In chapter three of The God Delusion, Richard Dawkins criticizes Pascal’s Wager as an argument that God exists. Pascal’s Wager basically says that you lose nothing to believe in God—if God exists, you win; If he does not exist, it is no loss to you anyway. But in opting not to believe in God at all, you take a greater risk, for if it turns out God indeed exists, you face his wrath and lose everything. A very weak argument indeed. Dawkin’s critique made me smile…What if you believed in the wrong god? Wouldn’t you face even greater wrath than if you hadn’t favored any god at all? A very good point–the selection of gods can be more overwhelming than the toothpaste aisle…
Dawkins contests that man cannot seriously chose to believe something unless he is convinced of its trustworthiness. Belief is not a haphazard choice as much as it is a conviction. You can’t pretend to believe something.
In my own family there are members who do not acknowledge any god whatsoever, others who exalt mother nature, some who are apathetic in their faith, and then those who proclaim Christ. The scope might be even broader in your family. Across the globe we find more gods than we could ever fear. John Calvin makes the observation that from the beginning of time, there is not one nation, tribe or even family on the face of the earth that can completely depart from the notion of a divine being. So penetrating is the inkling of a deity in our minds (Calvin: Institutes of the Christian Religion, 44).
Not even the atheist can completely escape the notion of a god. I like the title Dawkins gives to chapter four—Why There Almost Certainly Is No God (emphasis mine). The man who rallies the agnostics and closet-atheists in the world to come out be “loud and proud” ATHEISTS, is too afraid to lead his own parade. Is there hidden deep-down in his being, an awareness of some god, that–try as he might–he just cannot shake?
It would seem that the same notion is rooted deep in all of us…or why should cultures near and far, throughout history, be compelled to worship something (anything) at all? From where does this common notion of a deity come? Is it possible we have a Creator who knows each one of us? Is it possible we might bear his image? Is it possible that this inkling deep within us indeed testifies to a true God who made us?
Indeed, even idolatry is ample proof of this conception. We know how man does not willingly humble himself so as to place other creatures over himself. Since then he prefers to worship wood and stone rather than to be thought of as having no God, clearly this is a most vivid impression of a divine being (Calvin, 44).
The evidence for God is not lacking. Just like it is possible to identify an artist by his distinct creative style present in his work, so creation testifies to its Creator. Romans 1:18-20 tells us that God’s invisible qualities have been clearly revealed to us through what has been made, leaving us without excuse. There is no reason for our disbelief.
In his book, Jesus Among Other Gods, Ravi Zacharias states that a total rejection of God has less to do with lack of evidence than it does the suppression of it (50). Drawing from Scripture, Zacharias reminds us how the Pharisees always demanded a sign from Jesus, even after immediately witnessing a miracle. But Jesus understood their game. They did not seek a sign. They did not need any more evidence. They simply did not want to believe that Jesus was who he claimed to be. They didn’t care about evidence, they only cared about their own industry, even at the cost of truth. (50-57) So stubborn we can be.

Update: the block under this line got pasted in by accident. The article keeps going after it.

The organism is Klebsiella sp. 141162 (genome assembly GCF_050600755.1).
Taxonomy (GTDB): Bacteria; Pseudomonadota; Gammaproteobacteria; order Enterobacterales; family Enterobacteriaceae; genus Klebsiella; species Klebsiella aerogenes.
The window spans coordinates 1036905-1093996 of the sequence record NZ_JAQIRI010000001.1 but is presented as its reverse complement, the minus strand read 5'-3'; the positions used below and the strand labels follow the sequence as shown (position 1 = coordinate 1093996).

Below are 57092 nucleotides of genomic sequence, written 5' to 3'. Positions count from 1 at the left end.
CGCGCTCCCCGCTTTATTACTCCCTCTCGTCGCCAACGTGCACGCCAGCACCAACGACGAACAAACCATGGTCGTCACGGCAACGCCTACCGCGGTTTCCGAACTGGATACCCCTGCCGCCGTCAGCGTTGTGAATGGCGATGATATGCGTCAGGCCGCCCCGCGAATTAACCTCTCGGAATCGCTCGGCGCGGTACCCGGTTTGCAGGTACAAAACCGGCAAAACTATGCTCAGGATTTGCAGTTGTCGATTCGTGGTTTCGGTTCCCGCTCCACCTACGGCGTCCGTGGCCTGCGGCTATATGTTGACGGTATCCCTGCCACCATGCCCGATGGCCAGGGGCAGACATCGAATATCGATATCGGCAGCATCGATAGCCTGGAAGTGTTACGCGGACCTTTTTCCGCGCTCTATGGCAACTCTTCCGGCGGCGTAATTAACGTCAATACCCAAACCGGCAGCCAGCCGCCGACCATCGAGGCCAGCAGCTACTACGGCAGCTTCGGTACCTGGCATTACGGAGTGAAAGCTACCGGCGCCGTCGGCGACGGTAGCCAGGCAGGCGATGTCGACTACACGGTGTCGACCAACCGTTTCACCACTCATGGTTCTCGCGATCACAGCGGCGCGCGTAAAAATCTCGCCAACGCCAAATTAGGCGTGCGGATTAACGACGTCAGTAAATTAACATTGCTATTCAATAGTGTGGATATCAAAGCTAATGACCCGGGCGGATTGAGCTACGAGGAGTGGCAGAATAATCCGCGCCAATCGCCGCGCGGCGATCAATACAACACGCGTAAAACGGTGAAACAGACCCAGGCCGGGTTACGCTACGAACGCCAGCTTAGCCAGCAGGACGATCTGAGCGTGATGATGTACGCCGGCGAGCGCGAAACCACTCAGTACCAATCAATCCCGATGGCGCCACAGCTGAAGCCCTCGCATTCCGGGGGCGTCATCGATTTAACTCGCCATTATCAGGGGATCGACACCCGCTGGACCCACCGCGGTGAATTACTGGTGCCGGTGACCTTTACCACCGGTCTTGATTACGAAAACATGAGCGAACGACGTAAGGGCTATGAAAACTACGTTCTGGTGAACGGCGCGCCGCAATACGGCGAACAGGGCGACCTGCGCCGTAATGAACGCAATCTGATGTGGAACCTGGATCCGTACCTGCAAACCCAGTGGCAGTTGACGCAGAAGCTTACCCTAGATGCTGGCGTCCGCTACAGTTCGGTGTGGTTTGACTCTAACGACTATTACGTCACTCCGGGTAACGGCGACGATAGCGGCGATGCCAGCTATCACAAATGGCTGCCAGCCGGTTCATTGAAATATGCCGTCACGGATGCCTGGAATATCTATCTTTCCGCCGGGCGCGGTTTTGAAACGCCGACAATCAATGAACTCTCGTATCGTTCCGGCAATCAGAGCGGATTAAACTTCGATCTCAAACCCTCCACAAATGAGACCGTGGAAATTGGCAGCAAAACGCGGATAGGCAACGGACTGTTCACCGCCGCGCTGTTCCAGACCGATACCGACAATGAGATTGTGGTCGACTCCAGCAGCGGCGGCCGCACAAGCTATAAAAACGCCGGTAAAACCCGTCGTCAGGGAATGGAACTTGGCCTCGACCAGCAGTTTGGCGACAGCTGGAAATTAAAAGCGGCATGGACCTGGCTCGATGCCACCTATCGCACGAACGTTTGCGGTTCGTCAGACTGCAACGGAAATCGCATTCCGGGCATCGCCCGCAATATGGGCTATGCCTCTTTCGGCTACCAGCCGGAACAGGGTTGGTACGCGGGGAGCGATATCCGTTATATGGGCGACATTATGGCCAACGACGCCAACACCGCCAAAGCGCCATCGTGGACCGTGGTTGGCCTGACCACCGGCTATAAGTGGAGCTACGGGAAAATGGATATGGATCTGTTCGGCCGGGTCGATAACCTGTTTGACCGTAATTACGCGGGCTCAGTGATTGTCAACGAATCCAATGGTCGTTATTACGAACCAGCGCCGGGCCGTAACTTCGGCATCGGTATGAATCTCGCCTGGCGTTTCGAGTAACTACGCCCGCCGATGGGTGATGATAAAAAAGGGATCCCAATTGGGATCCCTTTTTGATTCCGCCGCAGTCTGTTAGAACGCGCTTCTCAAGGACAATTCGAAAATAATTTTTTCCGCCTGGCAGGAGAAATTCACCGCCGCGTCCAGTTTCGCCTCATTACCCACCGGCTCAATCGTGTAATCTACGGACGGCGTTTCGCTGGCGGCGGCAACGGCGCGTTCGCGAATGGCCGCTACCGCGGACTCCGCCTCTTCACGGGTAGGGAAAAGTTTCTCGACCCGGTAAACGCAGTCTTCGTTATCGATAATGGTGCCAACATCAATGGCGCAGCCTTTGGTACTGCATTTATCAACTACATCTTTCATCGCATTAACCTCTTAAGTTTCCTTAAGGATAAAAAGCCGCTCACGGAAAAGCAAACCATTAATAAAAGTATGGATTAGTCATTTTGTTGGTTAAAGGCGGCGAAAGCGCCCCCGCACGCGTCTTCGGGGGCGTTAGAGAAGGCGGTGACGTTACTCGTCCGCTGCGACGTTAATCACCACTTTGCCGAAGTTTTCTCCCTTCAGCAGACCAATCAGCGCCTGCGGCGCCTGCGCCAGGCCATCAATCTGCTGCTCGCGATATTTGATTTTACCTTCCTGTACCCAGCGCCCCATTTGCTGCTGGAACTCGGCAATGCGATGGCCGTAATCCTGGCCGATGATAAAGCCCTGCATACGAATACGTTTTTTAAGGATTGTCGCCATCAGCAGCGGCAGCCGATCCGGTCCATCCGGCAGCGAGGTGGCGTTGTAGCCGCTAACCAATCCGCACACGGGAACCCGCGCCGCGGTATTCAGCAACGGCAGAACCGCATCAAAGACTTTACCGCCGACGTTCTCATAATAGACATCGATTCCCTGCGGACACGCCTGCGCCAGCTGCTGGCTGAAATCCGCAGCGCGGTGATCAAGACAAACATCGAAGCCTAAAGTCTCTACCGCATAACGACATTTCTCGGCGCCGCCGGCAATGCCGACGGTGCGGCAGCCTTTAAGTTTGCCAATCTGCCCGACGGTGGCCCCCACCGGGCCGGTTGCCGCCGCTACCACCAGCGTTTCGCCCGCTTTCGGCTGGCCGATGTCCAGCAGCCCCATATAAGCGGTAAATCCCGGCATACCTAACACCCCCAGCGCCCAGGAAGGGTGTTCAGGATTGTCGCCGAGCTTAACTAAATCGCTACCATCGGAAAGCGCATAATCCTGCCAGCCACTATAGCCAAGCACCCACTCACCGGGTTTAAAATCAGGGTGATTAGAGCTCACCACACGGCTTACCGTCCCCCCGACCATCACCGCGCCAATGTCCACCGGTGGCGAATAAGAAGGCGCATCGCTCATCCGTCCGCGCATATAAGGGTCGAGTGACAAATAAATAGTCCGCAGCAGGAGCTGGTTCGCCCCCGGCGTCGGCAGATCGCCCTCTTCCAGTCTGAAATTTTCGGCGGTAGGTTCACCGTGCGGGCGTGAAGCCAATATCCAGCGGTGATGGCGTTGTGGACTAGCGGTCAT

At my church, I have the privilege to receive excellent teaching in the adult electives Sunday mornings. This quarter I am taking an elective on apologetics, taught by published author, Dr. Stephen J. Nichols. A few weeks ago, he related this “suppression of evidence” to a boy who tries to keep an inflatable ball under his feet in a swimming pool. He pushes it down and tries to keep it under, but despite all his efforts, the ball always pops up again. The truth always surfaces. The nagging notion of a God is always there, no matter how much we try to deny it. And the evidence for his existence cannot be ignored. If we are so determined to refuse the truth, we will become frustrated, even angry when it surfaces. It just isn’t what we want to believe. (This certainly explains why Dawkins seems so stubborn and angry when it comes to the subject of God.)
If creation plainly testifies to a Creator. If even we ourselves, though hostile to our Maker cannot shake the notion of his existence. If we desperately suppress the evidence in order to favor a lie, then do we in fact choose to believe (or not believe) in something even without sincere conviction–without legitimate reason? Is Dawkins wrong when he says that belief is more than mere choice?
I believe God gives us freedom to entertain our wills, at least within our sinful state. We can choose…but our human will will never choose TRUTH on its own. The Holy Spirit must be at work in our hearts. Mark 3:29 tells us that to blaspheme against the Holy Spirit is the only one unforgivable sin. I believe this is because it is the Holy Spirit who regenerates us and leads us to Jesus Christ who is TRUTH.
We might fight it, we may pursue a substitute god, but we will never have rest until we finally acknowledge our Maker and call him Lord.